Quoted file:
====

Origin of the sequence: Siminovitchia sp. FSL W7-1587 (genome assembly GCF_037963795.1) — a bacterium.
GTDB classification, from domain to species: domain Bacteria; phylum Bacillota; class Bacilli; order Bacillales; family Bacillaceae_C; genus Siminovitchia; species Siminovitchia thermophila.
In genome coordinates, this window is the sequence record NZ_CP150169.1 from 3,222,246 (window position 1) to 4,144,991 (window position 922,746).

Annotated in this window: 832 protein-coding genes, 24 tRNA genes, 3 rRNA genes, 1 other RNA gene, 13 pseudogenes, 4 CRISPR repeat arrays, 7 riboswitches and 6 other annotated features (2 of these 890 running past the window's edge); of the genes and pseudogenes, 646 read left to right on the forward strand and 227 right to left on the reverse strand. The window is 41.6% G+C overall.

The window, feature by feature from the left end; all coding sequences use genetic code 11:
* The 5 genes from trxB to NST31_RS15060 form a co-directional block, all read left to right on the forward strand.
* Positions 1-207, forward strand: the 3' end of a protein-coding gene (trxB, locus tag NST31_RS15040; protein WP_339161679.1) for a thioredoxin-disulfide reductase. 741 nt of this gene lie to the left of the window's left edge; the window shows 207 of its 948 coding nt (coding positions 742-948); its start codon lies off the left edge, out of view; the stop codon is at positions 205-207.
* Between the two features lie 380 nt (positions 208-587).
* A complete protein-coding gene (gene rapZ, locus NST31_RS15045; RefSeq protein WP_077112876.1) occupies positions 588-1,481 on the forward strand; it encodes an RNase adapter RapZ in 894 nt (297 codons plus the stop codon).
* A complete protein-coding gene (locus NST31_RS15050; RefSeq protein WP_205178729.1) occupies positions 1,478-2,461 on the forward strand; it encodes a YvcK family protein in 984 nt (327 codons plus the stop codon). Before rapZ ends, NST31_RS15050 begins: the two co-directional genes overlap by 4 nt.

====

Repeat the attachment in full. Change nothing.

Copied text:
Origin of the sequence: Siminovitchia sp. FSL W7-1587 (genome assembly GCF_037963795.1) — a bacterium.
GTDB classification, from domain to species: domain Bacteria; phylum Bacillota; class Bacilli; order Bacillales; family Bacillaceae_C; genus Siminovitchia; species Siminovitchia thermophila.
In genome coordinates, this window is the sequence record NZ_CP150169.1 from 3,222,246 (window position 1) to 4,144,991 (window position 922,746).

Annotated in this window: 832 protein-coding genes, 24 tRNA genes, 3 rRNA genes, 1 other RNA gene, 13 pseudogenes, 4 CRISPR repeat arrays, 7 riboswitches and 6 other annotated features (2 of these 890 running past the window's edge); of the genes and pseudogenes, 646 read left to right on the forward strand and 227 right to left on the reverse strand. The window is 41.6% G+C overall.

The window, feature by feature from the left end; all coding sequences use genetic code 11:
* The 5 genes from trxB to NST31_RS15060 form a co-directional block, all read left to right on the forward strand.
* Positions 1-207, forward strand: the 3' end of a protein-coding gene (trxB, locus tag NST31_RS15040; protein WP_339161679.1) for a thioredoxin-disulfide reductase. 741 nt of this gene lie to the left of the window's left edge; the window shows 207 of its 948 coding nt (coding positions 742-948); its start codon lies off the left edge, out of view; the stop codon is at positions 205-207.
* Between the two features lie 380 nt (positions 208-587).
* A complete protein-coding gene (gene rapZ, locus NST31_RS15045; RefSeq protein WP_077112876.1) occupies positions 588-1,481 on the forward strand; it encodes an RNase adapter RapZ in 894 nt (297 codons plus the stop codon).
* A complete protein-coding gene (locus NST31_RS15050; RefSeq protein WP_205178729.1) occupies positions 1,478-2,461 on the forward strand; it encodes a YvcK family protein in 984 nt (327 codons plus the stop codon). Before rapZ ends, NST31_RS15050 begins: the two co-directional genes overlap by 4 nt.